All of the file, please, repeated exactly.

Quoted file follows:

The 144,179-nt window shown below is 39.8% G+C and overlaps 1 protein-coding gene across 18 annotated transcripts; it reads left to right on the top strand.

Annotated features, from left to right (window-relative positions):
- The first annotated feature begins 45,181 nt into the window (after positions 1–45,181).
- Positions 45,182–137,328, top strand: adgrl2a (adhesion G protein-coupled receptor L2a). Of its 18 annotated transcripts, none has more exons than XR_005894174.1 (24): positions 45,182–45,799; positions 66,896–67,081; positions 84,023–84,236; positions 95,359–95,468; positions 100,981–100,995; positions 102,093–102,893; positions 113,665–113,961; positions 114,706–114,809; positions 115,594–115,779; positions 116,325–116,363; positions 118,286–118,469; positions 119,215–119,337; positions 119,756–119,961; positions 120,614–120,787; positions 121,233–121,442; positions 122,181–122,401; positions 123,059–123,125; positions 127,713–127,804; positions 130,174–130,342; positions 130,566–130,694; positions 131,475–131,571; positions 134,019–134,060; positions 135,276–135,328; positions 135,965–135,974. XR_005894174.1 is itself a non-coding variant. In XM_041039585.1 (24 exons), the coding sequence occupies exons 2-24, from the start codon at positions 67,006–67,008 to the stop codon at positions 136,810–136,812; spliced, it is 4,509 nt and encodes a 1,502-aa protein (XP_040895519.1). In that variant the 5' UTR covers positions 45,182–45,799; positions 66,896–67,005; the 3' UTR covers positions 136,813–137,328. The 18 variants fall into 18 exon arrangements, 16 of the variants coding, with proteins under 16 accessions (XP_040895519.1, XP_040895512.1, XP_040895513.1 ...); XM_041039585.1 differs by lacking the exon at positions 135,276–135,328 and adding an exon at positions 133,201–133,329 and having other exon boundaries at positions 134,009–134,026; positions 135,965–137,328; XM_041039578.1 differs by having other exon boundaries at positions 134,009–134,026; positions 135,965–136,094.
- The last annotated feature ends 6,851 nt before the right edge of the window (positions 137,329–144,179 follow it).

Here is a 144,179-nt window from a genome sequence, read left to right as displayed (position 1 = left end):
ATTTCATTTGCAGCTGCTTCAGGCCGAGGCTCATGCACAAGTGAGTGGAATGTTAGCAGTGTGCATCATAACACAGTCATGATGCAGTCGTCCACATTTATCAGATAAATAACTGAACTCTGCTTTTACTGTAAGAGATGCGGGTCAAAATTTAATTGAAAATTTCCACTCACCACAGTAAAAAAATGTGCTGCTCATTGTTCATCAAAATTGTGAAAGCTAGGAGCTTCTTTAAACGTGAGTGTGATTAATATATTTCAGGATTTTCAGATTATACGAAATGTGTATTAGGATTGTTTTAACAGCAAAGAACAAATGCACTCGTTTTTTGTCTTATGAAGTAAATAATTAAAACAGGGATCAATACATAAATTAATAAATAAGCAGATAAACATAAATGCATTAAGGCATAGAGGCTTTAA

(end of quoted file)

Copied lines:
The 144,179-nt window shown below is 39.8% G+C and overlaps 1 protein-coding gene across 18 annotated transcripts; it reads left to right on the top strand.

Annotated features, from left to right (window-relative positions):
- The first annotated feature begins 45,181 nt into the window (after positions 1–45,181).
- Positions 45,182–137,328, top strand: adgrl2a (adhesion G protein-coupled receptor L2a). Of its 18 annotated transcripts, none has more exons than XR_005894174.1 (24): positions 45,182–45,799; positions 66,896–67,081; positions 84,023–84,236; positions 95,359–95,468; positions 100,981–100,995; positions 102,093–102,893; positions 113,665–113,961; positions 114,706–114,809; positions 115,594–115,779; positions 116,325–116,363; positions 118,286–118,469; positions 119,215–119,337; positions 119,756–119,961; positions 120,614–120,787; positions 121,233–121,442; positions 122,181–122,401; positions 123,059–123,125; positions 127,713–127,804; positions 130,174–130,342; positions 130,566–130,694; positions 131,475–131,571; positions 134,019–134,060; positions 135,276–135,328; positions 135,965–135,974. XR_005894174.1 is itself a non-coding variant. In XM_041039585.1 (24 exons), the coding sequence occupies exons 2-24, from the start codon at positions 67,006–67,008 to the stop codon at positions 136,810–136,812; spliced, it is 4,509 nt and encodes a 1,502-aa protein (XP_040895519.1). In that variant the 5' UTR covers positions 45,182–45,799; positions 66,896–67,005; the 3' UTR covers positions 136,813–137,328. The 18 variants fall into 18 exon arrangements, 16 of the variants coding, with proteins under 16 accessions (XP_040895519.1, XP_040895512.1, XP_040895513.1 ...); XM_041039585.1 differs by lacking the exon at positions 135,276–135,328 and adding an exon at positions 133,201–133,329 and having other exon boundaries at positions 134,009–134,026; positions 135,965–137,328; XM_041039578.1 differs by having other exon boundaries at positions 134,009–134,026; positions 135,965–136,094.
- The last annotated feature ends 6,851 nt before the right edge of the window (positions 137,329–144,179 follow it).

Here is a 144,179-nt window from a genome sequence, read left to right as displayed (position 1 = left end):
ATTTCATTTGCAGCTGCTTCAGGCCGAGGCTCATGCACAAGTGAGTGGAATGTTAGCAGTGTGCATCATAACACAGTCATGATGCAGTCGTCCACATTTATCAGATAAATAACTGAACTCTGCTTTTACTGTAAGAGATGCGGGTCAAAATTTAATTGAAAATTTCCACTCACCACAGTAAAAAAATGTGCTGCTCATTGTTCATCAAAATTGTGAAAGCTAGGAGCTTCTTTAAACGTGAGTGTGATTAATATATTTCAGGATTTTCAGATTATACGAAATGTGTATTAGGATTGTTTTAACAGCAAAGAACAAATGCACTCGTTTTTTGTCTTATGAAGTAAATAATTAAAACAGGGATCAATACATAAATTAATAAATAAGCAGATAAACATAAATGCATTAAGGCATAGAGGCTTTAA